I’ve just returned home after a week on the road, visiting with my sales team, some customers, and few of our partners. I love spending face time with each of these constituent groups. Perspectives and viewpoints vary, buy I never fail to learn something new. Distilling the inputs and insights I gathered during the week, I’m struck by the unusual alignment of thought amongst these groups, who usually have more diverse opinions. Two main conclusions emerge.
The first is that new market drivers will materialize from this economic volatility to force unusual partnerships; internal organizational partnerships, extreme partnerships between customers and suppliers, and creative partnerships between companies, who on the face of it, might first be considered to be competitors. I will come back to this notion of unusual partnerships in a separate post. In this one, I want to comment on the second conclusion.
There is a unanimity of opinion that the sales effectiveness industry (in which we, The TAS Group, operates) has fundamentally changed. As the sales leadership in companies struggled with the challenges imposed on them by the constraints of the recent economic environment, many new questions arose. Among them, the following was commonplace:
“How do I improve the productivity of my sales team, now that I’ve less money to spend, travel is greatly restricted, and I must be able to demonstrate real ROI for any [sales training] I want to have approved?
In the past, most sales training was of a single event type. Get everyone in the room for three days, teach them the sales methodology, and send them on their way. There were always some problems with this approach. Without adequate executive alignment, and post event knowledge application and reinforcement, the learning faded over time, and the anticipated benefit quickly evaporated.
As the purse strings tightened, sales leaders recognized that once the cost cutting was over, the only way to emerge intact from this economic phase, was to increase the productivity of their existing sales people. However, with travel bans, and reduced budgets constraining their options, they had to look for more cost efficient ways to up-skill their teams, and methods that could deliver the required productivity enhancements, in a measurable and predictable way. Many sales effectiveness providers responded to their customers’ needs with technology supported solutions for remote or virtual training delivery, and an increasing emphasis was placed on on-going knowledge reinforcement, and some embedded the knowledge into software applications for on-going knowledge application. Perhaps it should always have been that way, but the old model was in place for so long that few had thought to consider a new paradigm.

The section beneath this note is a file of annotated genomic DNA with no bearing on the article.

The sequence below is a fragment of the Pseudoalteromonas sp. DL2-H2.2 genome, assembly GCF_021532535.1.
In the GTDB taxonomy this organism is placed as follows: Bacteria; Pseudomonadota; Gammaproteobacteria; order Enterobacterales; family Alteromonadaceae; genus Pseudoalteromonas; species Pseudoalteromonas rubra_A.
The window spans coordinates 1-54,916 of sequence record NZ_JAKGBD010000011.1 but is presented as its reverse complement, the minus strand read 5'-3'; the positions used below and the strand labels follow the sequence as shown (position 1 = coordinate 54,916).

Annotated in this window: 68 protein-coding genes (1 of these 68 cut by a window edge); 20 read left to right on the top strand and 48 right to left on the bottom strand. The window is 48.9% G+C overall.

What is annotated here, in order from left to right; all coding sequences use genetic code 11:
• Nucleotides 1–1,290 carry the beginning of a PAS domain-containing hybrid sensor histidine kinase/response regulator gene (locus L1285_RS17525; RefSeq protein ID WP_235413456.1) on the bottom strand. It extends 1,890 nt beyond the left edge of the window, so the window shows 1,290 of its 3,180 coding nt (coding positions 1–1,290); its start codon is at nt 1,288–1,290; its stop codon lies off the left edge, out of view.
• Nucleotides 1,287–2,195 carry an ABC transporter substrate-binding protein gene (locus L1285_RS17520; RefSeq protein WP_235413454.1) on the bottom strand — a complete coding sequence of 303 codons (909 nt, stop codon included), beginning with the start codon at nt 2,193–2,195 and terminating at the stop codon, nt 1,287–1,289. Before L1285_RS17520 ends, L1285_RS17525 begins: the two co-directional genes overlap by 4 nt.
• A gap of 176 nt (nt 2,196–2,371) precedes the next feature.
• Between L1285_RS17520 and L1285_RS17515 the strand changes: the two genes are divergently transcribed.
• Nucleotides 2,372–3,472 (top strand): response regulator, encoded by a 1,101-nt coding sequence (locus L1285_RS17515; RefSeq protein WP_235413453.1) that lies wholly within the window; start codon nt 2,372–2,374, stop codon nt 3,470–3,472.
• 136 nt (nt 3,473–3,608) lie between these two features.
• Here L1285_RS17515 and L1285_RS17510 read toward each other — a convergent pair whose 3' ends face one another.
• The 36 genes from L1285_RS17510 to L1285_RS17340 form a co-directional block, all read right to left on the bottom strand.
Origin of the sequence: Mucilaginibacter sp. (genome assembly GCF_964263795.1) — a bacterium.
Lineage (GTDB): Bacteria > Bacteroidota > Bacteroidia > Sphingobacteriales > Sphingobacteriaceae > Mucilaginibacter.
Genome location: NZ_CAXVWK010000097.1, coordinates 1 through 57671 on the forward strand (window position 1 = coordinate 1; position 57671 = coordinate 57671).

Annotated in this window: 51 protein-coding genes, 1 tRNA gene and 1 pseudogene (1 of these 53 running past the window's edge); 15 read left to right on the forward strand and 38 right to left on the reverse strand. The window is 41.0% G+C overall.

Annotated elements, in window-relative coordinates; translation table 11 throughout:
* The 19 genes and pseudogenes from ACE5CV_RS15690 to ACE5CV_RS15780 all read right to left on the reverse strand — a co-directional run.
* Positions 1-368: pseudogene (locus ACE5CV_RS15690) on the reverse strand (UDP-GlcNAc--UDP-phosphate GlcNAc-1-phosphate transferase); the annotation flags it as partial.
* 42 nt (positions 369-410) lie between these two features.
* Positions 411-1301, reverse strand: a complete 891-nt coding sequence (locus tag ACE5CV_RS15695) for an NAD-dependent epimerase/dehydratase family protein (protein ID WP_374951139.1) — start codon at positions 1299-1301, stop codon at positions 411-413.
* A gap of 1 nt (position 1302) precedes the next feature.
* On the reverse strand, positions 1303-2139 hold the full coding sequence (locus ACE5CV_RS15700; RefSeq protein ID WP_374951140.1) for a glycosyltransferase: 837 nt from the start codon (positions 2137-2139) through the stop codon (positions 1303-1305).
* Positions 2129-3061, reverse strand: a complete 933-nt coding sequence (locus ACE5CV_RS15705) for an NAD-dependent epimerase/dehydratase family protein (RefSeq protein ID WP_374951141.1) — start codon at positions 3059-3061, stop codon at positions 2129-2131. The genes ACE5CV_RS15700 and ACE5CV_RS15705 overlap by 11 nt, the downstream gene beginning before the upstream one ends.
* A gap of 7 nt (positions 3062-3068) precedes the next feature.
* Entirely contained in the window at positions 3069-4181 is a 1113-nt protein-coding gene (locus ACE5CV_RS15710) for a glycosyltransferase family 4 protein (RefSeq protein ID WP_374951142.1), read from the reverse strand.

Now, this is the ‘new normal’. An enlightened consensus has emerged. Things will never return to the ‘old way’. Even if funds flow freely again, a new set of criteria has been established. (See previous post – The Top 10 Requirements of Sales Performance Automation.) This is, of course, a good thing. Customers can now expect to gain, indeed demand, sustained and measurable value from their sales effectiveness investment. Consider this unsolicited comment from one sales-person who is using our Dealmaker Sales Performance Automation solution. (This is the verbatim comment from the sales person to his sales manager).
“I just wanted to drop you a note to say how impressed I was with this training system. It is without a doubt the easiest to use and most informative course I have ever seen. Also, in the future, you will be able to go back and get a refresher on any part of the methodology. The best part is how Dealmaker is now integrated with the SalesForce opportunity. This brings the methodology to life – and the ‘hover tips’ keep you on the right path. Kudos to the team who implemented this.”
This is a refreshing change. It’s how it should be. Usage and methodology adoption is being driven by the sales person, rather than being forced by sales management. The key of course is that the sales person wants to use the sales effectiveness solution because the return for effort equation has been solved. He gets more out of it than it takes. This then self-perpetuates. It doesn’t require a major behavior change initiative, or depend solely on executive sponsorship. While not devaluing the worth of these practices, good design, the delivery of a product or solution that is truly ‘fit for purpose’, can on its own engage and entice usage. Consider the minimal effort required to use Google, or the exquisite design of Apple’s iPod products. In a short period of time we have changed how we search for information, or listen to music. In Apple parlance ‘It just works”.
Good things often come from stressful situations. So it is with the ‘new normal’ of sales effectiveness solutions. The adage “Necessity is the mother of invention” applies to the evolution we’ve seen. Customers and providers alike (at least those who rise to the challenge) will all benefit, and the industry may at last begin to have a set of standards against which we can all be measured. And that can only be a good thing.